The Great Lakes were struck by a major storm 100 years ago on November 7-10, 1913. This was the worst weather-related disaster on the Great Lakes with at least 235 people killed (probably more) and 19 ships sunk. Sustained winds of 50-70 mph were common with wind gusts of up to 90 mph, waves on the Great Lakes of 35 feet, and heavy snow (especially in Ohio).
The storm itself was remarkable for its strength and complexity. The storm was the combination of a low-pressure system moving out of Canada and across the Great Lakes with a second low-pressure system moving up from the American Appalachians. Recently, a group from the Detroit NWS office presented a detailed description of the storm, including model-reconstructed wind speeds and wave heights that closely corresponded to the few available observations. Hurricane force winds (greater than 74 mph) lasted from 10 hours on Lake Huron to 20 hours on Lake Superior. Predicted wave heights were up to 36 feet with very steep sides.
Why was this storm so deadly? There were a number of contributing factors, including.
- One was that the state of weather forecasting in 1913 was not up to the task of predicting and monitoring conditions before and during this storm. Unlike Tom Skilling, forecasters of the day had little knowledge of how storm systems behave and had no access to radar, satellite, computer models, or even real-time weather observations. As a result, the storm’s development and ferocity was not understood until after the fact.
- The storm occurred early in November while the shipping season was still active. As a result, many more vessels were exposed than if the storm had been in late November or early December.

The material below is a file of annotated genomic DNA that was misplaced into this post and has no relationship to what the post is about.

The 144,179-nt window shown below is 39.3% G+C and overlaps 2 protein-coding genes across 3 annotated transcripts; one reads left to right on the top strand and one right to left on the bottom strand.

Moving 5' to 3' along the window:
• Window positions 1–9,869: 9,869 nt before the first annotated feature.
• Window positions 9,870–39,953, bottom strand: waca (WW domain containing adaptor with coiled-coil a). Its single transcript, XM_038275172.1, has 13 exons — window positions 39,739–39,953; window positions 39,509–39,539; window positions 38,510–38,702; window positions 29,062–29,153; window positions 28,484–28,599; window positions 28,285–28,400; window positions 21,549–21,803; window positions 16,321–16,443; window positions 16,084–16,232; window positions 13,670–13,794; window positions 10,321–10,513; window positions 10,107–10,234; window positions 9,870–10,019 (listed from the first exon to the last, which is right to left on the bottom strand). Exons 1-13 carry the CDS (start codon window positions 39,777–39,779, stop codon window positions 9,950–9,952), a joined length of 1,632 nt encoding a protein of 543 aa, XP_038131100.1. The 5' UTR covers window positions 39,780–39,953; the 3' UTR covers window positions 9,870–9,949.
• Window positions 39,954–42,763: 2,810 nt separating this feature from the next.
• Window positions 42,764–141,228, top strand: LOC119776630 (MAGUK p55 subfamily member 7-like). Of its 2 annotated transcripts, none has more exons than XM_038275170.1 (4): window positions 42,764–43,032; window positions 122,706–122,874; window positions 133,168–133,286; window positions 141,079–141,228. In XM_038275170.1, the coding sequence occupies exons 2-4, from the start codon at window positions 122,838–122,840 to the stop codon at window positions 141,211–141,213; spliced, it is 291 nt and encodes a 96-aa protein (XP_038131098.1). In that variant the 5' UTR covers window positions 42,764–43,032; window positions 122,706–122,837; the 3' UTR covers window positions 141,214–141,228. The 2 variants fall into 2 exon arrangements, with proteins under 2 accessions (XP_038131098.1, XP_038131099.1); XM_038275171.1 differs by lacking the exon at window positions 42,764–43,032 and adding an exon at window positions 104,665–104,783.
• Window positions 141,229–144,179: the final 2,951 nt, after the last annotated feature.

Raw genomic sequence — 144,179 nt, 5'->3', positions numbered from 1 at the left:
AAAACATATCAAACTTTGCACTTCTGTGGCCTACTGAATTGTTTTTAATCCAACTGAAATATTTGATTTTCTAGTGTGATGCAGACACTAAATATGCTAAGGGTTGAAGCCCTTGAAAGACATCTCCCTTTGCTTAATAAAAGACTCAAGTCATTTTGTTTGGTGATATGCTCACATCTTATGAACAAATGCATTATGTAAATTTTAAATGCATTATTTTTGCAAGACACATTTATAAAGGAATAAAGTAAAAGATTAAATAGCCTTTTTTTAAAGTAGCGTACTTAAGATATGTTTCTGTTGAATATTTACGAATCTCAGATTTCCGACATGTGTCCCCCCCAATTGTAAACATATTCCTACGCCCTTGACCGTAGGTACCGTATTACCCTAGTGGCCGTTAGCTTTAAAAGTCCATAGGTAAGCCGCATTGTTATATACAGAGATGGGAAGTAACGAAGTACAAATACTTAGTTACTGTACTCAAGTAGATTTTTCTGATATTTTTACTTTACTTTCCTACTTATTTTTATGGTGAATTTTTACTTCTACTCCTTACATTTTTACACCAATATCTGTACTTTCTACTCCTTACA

- The boats of the day (ships on the Great Lakes are called boats) were not designed to battle storms likes this. They were long and narrow, with a shallow draft, like a giant canoe. As a result, they were easy to capsize. And they were under-powered which made handling even more difficult. Even so, modern-day vessels would have a hard time coping with the 36 foot, steep waves.
- Lack of radio communication meant no reports of worsening conditions or distress signals could be sent. Navigation aides were few. With the high seas and heavy snow, landmarks and buoys disappeared from view.
It is hard to do the storm justice in a blog post. Fortunately, there are several great sources for more information on the storm including the ubiquitous Wikipedia article. NOAA has a very comprehensive Centennial Anniversary page.
I have read the classic book “Freshwater Fury” by Frank Barcus and the more recent “White Hurricane: A Great Lakes November Gale and America’s Deadliest Maritime Disaster” by David Brown. There is a new book that I have not read yet – “November’s Fury: The Deadly Great Lakes Hurricane of 1913” by Michael Schumacher. There are several others out there as well. I also found an online copy of the Lake Carrier’s Association 1913 report of the storm.
Weather Maps from November 7-10, 1913
Here are the weather maps from the 1913 archive. The maps look different from today’s maps with a lack of fronts (frontal theory came a few years later) and not much data from Canada. Source: Historical Daily Weather Map series.
Snowfall Pattern from the Storm
The snowfall from the storm was widespread across the Great Lakes region. I don’t have snowfall totals for Canada. Heavy snow and much-reduced visibility was reported over the Great Lakes themselves. The heaviest snows were in Ohio and West Virginia with amounts in the range of 15 to 20 inches. Because the lakes were still warm in early November, lake-effect snow was widespread.
Cleveland was the one major city hardest hit. They set a 24-hour record of 17.4 inches of snow with a 3-day total of 22.2 inches. Ahead of the snow was widespread ice that combined with high winds to down power and telephone lines. Some photos and descriptions can be found at the Ohio Historical Society.